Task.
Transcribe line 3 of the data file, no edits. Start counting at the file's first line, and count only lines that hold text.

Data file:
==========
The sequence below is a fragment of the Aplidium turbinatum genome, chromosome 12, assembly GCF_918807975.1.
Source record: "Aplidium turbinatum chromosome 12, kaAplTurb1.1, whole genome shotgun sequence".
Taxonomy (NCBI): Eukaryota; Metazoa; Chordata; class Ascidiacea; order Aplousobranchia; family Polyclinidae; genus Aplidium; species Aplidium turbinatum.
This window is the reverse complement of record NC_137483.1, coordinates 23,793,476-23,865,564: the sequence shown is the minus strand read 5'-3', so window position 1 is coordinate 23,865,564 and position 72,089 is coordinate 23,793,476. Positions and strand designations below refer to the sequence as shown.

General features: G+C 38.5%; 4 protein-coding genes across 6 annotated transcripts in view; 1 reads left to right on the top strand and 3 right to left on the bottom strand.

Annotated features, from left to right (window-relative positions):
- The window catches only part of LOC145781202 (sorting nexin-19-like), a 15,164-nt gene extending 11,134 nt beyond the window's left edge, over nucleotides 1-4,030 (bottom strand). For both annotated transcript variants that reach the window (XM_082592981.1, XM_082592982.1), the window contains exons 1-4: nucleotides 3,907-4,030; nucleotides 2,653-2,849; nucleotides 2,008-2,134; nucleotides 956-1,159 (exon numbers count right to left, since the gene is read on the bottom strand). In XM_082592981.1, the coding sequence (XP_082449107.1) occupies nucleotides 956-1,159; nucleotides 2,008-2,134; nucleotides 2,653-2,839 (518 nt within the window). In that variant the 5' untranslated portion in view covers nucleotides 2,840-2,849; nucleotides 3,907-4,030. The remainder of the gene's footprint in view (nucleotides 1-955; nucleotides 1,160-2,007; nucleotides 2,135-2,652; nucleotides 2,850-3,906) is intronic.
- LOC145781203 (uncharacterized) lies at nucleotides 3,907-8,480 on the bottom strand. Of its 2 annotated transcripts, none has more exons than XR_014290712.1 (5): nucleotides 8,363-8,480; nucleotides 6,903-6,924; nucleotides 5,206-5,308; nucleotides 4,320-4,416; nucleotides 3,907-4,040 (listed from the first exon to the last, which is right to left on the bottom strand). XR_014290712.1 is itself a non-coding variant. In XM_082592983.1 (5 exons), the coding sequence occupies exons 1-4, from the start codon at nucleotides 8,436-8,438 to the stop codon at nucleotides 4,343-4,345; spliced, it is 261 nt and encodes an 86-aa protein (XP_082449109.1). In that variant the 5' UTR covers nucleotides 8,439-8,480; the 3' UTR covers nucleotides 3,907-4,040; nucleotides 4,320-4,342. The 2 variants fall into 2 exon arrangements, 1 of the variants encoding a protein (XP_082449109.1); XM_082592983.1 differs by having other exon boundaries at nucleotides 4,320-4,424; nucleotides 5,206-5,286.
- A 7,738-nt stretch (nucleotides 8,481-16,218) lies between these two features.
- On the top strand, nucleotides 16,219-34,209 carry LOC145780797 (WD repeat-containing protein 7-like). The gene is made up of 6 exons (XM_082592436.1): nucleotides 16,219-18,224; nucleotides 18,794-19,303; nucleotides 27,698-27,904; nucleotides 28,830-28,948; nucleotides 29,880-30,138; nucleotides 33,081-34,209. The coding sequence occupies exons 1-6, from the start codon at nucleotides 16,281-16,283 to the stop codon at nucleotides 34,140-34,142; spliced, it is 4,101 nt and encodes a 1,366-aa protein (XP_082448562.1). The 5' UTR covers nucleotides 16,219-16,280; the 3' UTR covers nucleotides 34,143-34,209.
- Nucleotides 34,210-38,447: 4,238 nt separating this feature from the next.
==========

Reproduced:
Taxonomy (NCBI): Eukaryota; Metazoa; Chordata; class Ascidiacea; order Aplousobranchia; family Polyclinidae; genus Aplidium; species Aplidium turbinatum.